Without advance notice or request for comment, OSHA issued a revised enforcement memo stating that it will enforce record keeping requirements as they apply to confirmed, work-related COVID-19 illness.

A COVID-19 case must be recorded on the OSHA 300 log if:

  1. It is a confirmed COVID-19 diagnosis;
  2. It is work-related; and
  3. It involves one or more of the general recording criteria in 29 CFR 1904.7 (death, days away from work, restricted work or transfer to another job, medical treatment beyond first aid, loss of consciousness, or a diagnosis of a significant illness by a healthcare provider).

OSHA recognized in its memo that it is difficult to determine if the COVID-19 illness is work-related, especially when employees have exposure inside and outside of the workplace. OSHA defined the following criteria for determining whether the illness is work-related:

  1. Conduct a reasonable investigation, using all reasonably available evidence (at the time of the investigation):
    1. Ask the employee how he/she believes he/she contracted COVID-19;
    2. Discuss with the employee work and outside work activities that might have resulted in exposure; and
    3. Review the work environment for possible exposure (e.g., other incidents of employees contracting COVID-19).
  2. Weigh the evidence, considering the following:
    1. COVID-19 is likely work-related when several cases develop among workers in close proximity, with no alternative explanation.
    2. COVID-19 is likely work-related if the diagnosis follows shortly after a lengthy, close exposure to a co-worker with confirmed COVID-19, with no alternative explanation.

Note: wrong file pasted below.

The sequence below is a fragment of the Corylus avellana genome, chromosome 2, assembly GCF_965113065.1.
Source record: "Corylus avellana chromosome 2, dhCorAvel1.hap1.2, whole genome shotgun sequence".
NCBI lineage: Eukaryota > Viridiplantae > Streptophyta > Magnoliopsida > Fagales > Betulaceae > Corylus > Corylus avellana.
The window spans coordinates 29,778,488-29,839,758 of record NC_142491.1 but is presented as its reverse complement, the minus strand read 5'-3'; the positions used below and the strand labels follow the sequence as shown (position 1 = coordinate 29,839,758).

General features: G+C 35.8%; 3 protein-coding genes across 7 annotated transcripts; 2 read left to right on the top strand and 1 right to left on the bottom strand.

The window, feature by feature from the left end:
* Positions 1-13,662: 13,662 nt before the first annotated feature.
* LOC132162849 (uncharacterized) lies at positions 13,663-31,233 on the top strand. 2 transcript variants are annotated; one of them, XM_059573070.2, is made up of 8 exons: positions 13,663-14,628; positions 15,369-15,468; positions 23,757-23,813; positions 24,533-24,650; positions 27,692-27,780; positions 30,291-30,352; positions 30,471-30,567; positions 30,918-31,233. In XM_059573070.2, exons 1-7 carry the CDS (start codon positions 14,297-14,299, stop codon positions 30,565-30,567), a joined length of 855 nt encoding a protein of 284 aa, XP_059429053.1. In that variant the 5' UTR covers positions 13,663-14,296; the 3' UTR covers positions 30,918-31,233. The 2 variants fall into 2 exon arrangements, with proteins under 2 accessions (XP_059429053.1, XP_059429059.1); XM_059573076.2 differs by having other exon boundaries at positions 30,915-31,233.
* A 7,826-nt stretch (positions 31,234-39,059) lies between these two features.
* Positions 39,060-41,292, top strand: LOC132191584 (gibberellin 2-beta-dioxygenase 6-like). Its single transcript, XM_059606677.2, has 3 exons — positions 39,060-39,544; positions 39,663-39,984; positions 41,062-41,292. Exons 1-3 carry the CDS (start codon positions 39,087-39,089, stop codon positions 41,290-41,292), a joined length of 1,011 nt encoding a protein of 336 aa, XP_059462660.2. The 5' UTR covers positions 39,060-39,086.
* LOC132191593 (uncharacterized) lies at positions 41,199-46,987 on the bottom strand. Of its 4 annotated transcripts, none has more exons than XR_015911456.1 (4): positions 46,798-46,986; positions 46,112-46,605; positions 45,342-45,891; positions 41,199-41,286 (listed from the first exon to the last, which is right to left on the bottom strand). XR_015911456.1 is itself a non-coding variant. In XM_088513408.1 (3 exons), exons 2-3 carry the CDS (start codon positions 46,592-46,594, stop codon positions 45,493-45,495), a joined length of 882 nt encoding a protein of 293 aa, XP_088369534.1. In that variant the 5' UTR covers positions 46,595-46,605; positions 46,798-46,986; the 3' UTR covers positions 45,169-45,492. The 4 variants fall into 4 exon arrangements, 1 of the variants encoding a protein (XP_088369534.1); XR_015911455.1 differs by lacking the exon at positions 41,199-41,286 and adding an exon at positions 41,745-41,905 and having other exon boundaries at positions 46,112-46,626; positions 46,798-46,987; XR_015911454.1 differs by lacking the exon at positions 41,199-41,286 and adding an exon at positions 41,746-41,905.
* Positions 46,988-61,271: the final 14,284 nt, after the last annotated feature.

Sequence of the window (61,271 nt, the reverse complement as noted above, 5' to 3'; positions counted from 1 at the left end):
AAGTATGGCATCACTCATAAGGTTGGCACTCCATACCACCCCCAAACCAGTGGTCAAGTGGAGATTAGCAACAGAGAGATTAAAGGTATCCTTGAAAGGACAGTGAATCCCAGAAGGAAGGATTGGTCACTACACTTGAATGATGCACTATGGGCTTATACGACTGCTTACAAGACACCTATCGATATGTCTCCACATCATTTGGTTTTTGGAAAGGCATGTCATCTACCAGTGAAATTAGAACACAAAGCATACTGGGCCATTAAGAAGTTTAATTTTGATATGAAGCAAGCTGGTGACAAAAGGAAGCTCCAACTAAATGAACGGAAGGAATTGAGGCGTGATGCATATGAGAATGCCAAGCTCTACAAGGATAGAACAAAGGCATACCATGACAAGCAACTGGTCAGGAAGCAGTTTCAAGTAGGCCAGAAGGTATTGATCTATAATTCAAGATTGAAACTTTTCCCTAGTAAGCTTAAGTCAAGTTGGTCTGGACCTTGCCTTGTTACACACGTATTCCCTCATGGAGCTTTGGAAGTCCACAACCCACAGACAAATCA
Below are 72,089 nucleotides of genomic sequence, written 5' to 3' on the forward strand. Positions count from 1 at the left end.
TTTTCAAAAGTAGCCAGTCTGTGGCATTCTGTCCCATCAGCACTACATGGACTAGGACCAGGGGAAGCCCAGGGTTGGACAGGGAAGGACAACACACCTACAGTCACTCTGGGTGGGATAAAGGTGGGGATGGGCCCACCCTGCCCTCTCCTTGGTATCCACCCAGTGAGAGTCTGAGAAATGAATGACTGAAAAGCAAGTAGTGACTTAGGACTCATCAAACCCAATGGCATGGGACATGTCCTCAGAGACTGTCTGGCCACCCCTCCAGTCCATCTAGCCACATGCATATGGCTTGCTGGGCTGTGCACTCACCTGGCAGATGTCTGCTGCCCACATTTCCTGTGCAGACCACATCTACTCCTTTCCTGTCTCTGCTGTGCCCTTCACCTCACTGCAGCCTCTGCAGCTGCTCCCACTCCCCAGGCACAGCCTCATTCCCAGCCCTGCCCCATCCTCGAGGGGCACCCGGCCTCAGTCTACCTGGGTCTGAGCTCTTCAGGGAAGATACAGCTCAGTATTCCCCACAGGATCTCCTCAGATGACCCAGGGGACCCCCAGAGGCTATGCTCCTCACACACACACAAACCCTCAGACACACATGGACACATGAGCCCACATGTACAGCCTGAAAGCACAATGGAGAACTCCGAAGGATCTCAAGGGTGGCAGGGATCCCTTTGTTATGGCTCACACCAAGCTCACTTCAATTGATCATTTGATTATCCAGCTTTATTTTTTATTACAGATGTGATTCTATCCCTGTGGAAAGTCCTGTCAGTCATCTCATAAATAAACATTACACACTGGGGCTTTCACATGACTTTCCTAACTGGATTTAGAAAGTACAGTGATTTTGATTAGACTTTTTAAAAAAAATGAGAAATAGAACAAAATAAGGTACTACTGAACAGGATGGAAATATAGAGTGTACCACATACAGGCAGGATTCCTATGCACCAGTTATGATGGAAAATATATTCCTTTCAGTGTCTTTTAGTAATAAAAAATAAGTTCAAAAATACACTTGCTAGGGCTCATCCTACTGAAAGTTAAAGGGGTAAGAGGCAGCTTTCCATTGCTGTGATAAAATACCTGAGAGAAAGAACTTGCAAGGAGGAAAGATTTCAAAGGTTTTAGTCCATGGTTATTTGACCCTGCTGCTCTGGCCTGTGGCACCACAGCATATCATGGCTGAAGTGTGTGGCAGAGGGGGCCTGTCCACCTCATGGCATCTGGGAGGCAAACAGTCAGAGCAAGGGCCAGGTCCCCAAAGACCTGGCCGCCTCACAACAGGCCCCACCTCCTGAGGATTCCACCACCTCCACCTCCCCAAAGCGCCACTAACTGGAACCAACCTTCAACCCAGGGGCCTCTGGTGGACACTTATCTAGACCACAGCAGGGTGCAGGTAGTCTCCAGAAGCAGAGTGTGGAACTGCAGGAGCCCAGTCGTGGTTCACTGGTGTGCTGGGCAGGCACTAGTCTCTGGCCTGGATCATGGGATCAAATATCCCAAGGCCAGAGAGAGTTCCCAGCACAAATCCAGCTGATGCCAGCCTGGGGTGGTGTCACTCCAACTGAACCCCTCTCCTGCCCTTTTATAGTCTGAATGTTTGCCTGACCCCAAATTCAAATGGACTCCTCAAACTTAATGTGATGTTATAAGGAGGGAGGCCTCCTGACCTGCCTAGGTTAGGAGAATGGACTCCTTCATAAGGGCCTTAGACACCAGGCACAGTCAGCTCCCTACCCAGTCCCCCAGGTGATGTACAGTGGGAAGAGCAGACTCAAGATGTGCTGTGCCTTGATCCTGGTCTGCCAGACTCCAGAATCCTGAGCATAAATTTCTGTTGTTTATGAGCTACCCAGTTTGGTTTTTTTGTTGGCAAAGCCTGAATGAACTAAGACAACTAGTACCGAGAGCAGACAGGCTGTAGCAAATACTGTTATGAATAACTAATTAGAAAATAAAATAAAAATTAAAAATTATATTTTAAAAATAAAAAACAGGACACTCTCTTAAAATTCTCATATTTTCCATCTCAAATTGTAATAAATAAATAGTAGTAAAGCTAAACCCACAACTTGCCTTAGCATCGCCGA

3. COVID-19 is likely work-related if the employee’s job duties involve frequent, close exposure to the general public in a locality with ongoing community spread, with no alternative explanation.
    4. COVID-19 is likely NOT work-related if the employee, outside the workplace, closely associates with someone who is not a co-worker (e.g., a family member, significant other, or close friend) who has COVID-19 and exposed the employee during the period in which the individual was infectious.
    5. COVID-19 is likely NOT work-related if the employee is the only employee to contract COVID-19 in his/her vicinity and his/her job duties do not include having frequent contact with the general public.
    6. The employer should give weight to any evidence of causation from medical providers, public health authorities, and the employee.

If the cause is neither likely or not likely work-related (i.e., a tie on causation), the employer does not need to record the illness. Upon employee request, the employer can omit the employee’s name from the OSHA 300 log.

Keep in mind that employers with 10 or fewer employees and in certain low hazard industries have no recording obligations and only need to report fatalities, in-patient hospitalizations, amputations, or loss of an eye. In addition, this guidance is time-limited and will expire when the COVID-19 pandemic ends.